La Raspadura +Podcast Recap

If you google ‘Raspadura’ you might end up on a wiki page where it tells you that it’s some sort of “scratch”, wrong! Raspadura is what we call the raw sugar that comes from the “caña” sugarcane plant (grass). Though raspadura (panela, rapadura, jaggery, papelon) is what is known as the raw sugar, in fact when you first cut the sugar cane; then squeeze its juice out, THAT liquid would be the purest form of the sweetness that comes from the sugarcane, we call this juice GUARAPO.

On this podcast I shared some childhood anecdotes that include my grand uncle making raspadura using his Trapiche. I wish I had described a little bit better the Trapiche (sugarcane wood mill), but I already begged my parents to shoot some photographs the next time they visit Rio Hato. Some relatives still live there and on their tiny piece of land they grow: mango trees, tamarind, avocado, guava (not the pink one), guandu, yuca, taro, and of course: sugarcane.
If you haven’t listened to the episode, you can do so below through my Buzzsprout channel, but I’m also on Spotify, iTunes, Google Play, Stitcher, and YouTube, just look for LittleLadyCook =)
I know I will revisit this topic because I just keep learning more fascinating things about raspadura. For instance, on the podcast I didn’t mention much of the things about the process itself, and a week after I spoke with my mum’s friend who was making Raspadura that day: he talked to me about the importance of where the sugarcane is planted even more over the seed itself.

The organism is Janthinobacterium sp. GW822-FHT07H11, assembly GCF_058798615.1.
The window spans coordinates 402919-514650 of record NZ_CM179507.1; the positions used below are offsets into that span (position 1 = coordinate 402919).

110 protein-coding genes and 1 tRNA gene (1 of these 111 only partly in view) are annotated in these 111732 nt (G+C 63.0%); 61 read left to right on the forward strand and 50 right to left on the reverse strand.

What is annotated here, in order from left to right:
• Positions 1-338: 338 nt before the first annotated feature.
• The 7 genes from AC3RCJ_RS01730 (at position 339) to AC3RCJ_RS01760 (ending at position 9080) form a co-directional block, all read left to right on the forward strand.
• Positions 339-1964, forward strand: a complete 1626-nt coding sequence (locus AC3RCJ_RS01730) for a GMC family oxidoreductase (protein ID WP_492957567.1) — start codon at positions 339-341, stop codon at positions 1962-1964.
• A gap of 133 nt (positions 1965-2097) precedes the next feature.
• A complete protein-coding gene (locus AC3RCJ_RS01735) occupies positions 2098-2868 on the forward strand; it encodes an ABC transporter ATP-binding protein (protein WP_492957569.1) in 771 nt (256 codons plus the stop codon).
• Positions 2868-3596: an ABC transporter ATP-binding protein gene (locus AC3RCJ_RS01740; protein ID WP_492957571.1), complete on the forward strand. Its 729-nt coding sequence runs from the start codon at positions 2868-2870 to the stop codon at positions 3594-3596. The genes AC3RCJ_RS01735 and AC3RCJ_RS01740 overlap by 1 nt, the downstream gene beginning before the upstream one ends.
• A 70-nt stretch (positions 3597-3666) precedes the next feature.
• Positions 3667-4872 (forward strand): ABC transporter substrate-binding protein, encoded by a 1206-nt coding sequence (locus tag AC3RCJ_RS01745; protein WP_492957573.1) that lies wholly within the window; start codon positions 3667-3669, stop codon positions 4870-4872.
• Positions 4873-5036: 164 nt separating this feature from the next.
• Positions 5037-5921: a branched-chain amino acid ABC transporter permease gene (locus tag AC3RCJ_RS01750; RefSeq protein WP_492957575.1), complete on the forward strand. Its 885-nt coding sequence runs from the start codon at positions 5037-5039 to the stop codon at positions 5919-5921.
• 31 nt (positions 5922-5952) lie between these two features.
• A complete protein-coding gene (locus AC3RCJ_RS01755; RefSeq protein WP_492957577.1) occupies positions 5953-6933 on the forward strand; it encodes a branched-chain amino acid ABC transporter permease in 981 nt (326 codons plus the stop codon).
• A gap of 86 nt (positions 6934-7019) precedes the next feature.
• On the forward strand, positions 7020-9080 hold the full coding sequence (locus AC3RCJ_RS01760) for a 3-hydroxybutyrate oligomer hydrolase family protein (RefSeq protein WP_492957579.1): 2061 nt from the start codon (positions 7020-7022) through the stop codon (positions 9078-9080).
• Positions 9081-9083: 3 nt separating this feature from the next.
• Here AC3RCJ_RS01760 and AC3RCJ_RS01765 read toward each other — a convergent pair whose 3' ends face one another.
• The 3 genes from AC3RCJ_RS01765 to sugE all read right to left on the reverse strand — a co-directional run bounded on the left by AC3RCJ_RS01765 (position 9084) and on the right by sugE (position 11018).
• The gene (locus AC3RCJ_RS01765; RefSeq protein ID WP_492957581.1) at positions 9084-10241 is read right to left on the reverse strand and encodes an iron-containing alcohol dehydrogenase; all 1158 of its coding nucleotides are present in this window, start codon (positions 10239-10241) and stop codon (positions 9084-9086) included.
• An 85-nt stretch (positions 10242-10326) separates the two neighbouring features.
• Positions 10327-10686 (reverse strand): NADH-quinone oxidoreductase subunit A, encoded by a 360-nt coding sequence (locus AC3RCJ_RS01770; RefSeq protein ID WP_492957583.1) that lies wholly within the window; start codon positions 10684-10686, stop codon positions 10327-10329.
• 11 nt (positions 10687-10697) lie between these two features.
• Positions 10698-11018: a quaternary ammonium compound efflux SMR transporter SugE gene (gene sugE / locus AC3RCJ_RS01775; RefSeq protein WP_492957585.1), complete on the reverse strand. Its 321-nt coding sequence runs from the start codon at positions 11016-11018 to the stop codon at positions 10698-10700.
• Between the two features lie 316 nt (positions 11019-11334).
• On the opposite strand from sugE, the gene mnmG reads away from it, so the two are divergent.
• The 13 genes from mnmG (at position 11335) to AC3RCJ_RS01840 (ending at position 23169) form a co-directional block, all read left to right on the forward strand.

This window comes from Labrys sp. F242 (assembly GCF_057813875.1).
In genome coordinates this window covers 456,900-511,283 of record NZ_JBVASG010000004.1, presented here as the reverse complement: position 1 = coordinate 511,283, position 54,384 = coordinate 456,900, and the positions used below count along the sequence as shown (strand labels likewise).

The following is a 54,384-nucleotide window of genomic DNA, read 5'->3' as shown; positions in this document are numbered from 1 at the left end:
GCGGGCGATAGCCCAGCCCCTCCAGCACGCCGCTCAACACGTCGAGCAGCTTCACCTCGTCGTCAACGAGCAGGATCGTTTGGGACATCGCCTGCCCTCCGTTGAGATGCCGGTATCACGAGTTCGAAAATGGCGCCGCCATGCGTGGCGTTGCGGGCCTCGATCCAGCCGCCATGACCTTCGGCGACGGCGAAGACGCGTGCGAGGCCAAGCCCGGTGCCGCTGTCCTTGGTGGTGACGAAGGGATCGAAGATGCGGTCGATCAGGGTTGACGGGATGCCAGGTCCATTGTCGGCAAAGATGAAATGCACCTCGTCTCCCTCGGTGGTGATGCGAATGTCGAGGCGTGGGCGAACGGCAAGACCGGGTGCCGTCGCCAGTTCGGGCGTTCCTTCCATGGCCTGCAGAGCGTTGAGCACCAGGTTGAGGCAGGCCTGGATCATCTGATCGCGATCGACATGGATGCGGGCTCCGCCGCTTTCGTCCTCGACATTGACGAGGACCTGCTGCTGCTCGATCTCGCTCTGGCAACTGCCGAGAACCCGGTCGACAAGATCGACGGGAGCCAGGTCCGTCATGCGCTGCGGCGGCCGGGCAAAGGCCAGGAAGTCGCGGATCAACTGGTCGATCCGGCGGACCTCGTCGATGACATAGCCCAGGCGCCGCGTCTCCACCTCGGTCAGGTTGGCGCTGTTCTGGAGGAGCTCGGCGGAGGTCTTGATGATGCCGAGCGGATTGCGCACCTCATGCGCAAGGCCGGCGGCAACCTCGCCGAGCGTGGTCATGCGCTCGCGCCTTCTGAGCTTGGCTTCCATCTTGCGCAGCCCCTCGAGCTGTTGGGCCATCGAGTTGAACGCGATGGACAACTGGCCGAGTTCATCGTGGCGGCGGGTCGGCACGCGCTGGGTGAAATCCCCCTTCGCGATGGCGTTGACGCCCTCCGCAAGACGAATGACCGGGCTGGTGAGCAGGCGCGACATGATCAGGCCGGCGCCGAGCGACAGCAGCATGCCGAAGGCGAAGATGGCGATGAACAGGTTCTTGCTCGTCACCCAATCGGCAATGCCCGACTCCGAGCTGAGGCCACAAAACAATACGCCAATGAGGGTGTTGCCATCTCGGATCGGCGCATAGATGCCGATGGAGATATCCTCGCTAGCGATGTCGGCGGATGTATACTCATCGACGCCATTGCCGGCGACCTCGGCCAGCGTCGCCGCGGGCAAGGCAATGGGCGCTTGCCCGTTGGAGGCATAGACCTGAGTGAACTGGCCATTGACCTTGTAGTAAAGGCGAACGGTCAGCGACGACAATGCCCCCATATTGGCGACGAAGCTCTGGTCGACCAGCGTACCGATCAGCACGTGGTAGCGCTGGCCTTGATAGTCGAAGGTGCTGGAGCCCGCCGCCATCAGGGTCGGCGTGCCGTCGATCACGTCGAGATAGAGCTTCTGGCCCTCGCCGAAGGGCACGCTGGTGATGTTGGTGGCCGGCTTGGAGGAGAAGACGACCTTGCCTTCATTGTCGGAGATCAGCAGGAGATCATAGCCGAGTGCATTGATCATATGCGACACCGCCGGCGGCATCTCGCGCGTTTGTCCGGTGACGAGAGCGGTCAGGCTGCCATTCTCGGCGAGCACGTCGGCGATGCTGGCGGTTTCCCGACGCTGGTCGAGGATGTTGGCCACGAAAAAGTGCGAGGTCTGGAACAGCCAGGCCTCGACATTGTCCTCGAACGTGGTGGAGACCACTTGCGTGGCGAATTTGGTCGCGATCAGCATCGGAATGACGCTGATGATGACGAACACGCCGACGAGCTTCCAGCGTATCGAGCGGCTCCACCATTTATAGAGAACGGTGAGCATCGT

He also mentioned how for him it doesn’t matter if you pass the sugarcane through the Trapiche on the same day, in his experience the sweetness remains the same even if you process the caña the next day to make raspadura.

Wood Gears – Trapiche
I was able to interview him briefly via voice-notes on WhatsApp in Spanish, hopefully I’ll make some time to translate everything and write down the transcript because you you have got to listen to this Trapichero’s experience with Raspadura.

La Raspadura, our Panamanian Gold: hopefully you will fall in love with it as much as some of us have.

Panamanian Dishes & Recipes with Raspadura
Coffee & Hot Cocoa
Chicha de Saril (Hibiscus Limeade)
Pesada de Nance (Yellow Cherries Pudding) – Replace the regular sugar for raspadura.
Caramelized Plantains (yellow ripen platanos en tentacion)
Chicheme (Panamanian Sweet Corn Drink) – Replace the regular sugar for raspadura.
Cocktails like the Rum-Eggnog ‘ use raspadura to sweeten up the eggnog, so good!

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